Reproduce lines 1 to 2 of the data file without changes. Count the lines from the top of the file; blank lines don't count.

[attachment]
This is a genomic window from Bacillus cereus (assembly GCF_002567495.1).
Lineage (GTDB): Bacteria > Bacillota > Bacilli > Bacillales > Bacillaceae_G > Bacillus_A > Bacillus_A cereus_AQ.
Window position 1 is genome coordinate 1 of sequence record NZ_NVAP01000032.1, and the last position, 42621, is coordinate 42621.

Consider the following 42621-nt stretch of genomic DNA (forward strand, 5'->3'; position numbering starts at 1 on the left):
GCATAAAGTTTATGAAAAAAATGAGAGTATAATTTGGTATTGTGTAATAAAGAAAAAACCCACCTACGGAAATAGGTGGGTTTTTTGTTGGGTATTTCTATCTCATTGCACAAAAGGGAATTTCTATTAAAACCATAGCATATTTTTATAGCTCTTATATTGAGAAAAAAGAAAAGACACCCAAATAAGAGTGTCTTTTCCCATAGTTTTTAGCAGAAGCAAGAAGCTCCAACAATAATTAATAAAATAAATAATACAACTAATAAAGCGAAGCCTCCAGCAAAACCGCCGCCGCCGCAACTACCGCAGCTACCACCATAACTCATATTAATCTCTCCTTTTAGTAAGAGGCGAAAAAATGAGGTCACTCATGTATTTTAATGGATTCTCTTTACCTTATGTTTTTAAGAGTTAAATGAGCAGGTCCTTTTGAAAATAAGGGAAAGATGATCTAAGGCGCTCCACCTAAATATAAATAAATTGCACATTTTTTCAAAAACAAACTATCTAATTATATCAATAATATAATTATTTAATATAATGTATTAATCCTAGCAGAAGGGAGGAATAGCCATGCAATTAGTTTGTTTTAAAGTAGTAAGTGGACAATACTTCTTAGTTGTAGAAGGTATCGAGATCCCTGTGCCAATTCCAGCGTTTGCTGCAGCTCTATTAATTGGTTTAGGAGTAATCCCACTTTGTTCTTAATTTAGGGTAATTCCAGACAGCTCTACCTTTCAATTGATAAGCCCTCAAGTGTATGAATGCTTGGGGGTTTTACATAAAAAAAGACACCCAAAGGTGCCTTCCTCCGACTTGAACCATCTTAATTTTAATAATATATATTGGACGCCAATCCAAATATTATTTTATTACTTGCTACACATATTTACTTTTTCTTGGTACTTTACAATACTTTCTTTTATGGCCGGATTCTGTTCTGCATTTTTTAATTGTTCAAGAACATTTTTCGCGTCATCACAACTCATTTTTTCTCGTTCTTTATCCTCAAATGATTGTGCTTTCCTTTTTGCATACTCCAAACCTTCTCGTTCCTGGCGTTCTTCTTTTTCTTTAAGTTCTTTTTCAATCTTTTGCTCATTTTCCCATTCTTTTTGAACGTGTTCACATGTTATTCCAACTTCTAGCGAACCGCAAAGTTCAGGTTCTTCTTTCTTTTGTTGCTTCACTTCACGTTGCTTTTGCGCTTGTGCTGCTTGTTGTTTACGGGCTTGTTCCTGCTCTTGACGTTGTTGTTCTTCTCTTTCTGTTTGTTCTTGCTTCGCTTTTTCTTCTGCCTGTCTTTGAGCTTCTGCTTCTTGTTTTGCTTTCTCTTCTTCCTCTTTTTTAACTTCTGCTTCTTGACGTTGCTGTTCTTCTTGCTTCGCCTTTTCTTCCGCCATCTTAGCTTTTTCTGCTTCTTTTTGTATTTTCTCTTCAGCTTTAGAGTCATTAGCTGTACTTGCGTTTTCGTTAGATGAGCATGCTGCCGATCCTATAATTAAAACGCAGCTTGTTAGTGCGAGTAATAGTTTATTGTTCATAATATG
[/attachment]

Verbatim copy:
This is a genomic window from Bacillus cereus (assembly GCF_002567495.1).
Lineage (GTDB): Bacteria > Bacillota > Bacilli > Bacillales > Bacillaceae_G > Bacillus_A > Bacillus_A cereus_AQ.